If the N input samples span one period, then repeating them does indeed give an accurate representation of the input waveform. But in the typical case, there is no particular correlation between N and any feature of the input signal, so we usually get some fractional number of cycles.
Fig. 2: Repeating Integer and Non-Integer Periods
Figure 2 shows the problem graphically. The left side corresponds to N samples, which are simply repeated to form the right side. The upper trace holds an integer number of sine wave periods in N samples, so when it repeats it appears as a continuous sine. But the lower trace ends midway through a cycle, so when it repeats there is an obvious discontinuity at the splice.
Digital Fourier analysis, whether DFT or FFT, uses the single-period assumption to dutifully (but blindly) compute the spectrum for the specified interval of the data. In the integer case, the spectrum is a single peak corresponding to the frequency of the input wave, which we saw as a vertical line in the upper trace of Figure 1. That's just what we expected for a single-frequency sine input.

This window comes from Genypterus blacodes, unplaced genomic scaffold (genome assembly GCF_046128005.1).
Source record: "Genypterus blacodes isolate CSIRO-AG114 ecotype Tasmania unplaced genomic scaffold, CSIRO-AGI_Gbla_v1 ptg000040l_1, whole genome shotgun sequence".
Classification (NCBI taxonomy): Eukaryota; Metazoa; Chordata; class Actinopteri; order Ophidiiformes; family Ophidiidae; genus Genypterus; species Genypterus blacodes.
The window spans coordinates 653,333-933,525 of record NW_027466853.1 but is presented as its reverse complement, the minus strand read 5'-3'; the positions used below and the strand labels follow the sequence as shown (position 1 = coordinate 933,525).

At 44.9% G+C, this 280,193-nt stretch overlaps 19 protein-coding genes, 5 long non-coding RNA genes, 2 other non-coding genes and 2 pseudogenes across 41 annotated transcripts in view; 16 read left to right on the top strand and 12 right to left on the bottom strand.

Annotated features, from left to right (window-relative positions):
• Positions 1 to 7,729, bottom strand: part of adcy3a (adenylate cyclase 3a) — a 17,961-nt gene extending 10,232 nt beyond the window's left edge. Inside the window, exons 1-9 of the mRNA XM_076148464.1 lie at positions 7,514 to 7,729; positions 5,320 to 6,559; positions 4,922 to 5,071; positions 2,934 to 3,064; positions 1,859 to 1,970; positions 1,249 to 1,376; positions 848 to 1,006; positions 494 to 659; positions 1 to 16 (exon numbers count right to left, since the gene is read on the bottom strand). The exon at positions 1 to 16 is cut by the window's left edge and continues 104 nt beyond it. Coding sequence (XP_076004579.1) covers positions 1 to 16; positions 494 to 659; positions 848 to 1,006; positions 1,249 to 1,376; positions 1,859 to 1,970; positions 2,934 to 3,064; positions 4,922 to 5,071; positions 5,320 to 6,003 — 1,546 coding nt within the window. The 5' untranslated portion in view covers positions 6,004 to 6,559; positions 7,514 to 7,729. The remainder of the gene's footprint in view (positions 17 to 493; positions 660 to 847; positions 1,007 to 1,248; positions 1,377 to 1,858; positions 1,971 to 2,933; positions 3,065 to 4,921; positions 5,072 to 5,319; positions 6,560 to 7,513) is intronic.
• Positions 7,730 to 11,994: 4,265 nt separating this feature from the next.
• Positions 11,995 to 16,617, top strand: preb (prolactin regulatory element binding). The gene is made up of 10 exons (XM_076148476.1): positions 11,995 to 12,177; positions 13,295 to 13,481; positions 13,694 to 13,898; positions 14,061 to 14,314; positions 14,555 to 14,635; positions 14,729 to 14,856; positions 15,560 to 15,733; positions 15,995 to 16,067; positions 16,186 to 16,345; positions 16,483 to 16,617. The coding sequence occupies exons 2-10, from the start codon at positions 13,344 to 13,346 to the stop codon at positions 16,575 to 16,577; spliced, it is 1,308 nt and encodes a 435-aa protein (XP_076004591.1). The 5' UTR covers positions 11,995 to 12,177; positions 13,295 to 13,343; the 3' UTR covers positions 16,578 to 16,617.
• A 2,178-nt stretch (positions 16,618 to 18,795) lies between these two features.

But the effective discontinuity of the non-integer case scatters the energy over many sidebands, as we saw in Figure 1's lower trace. In essence, the energy has "leaked" from the single line and spilled over into adjacent lines. That's actually what we would expect, if we fed such a complex waveform into an ideal spectrum analyzer: lots of harmonics of a low-frequency fundamental (the splice repetition rate), with major energy around the original sine frequency.
To see how these leakage lines arise from the simple averaging process of the FFT, consider that the Fourier analysis uses only reference frequencies that are integer multiples of a fundamental, which just fits into the N-sample period. The resultant spectrum will show the response at each of those discrete frequencies. As an example, suppose that we collect N = 1024 samples at a sample rate of 10240 per second: The analysis period is thus 0.10 second, and the spectral lines will be 10 Hz apart, from 0 to 5110 Hz.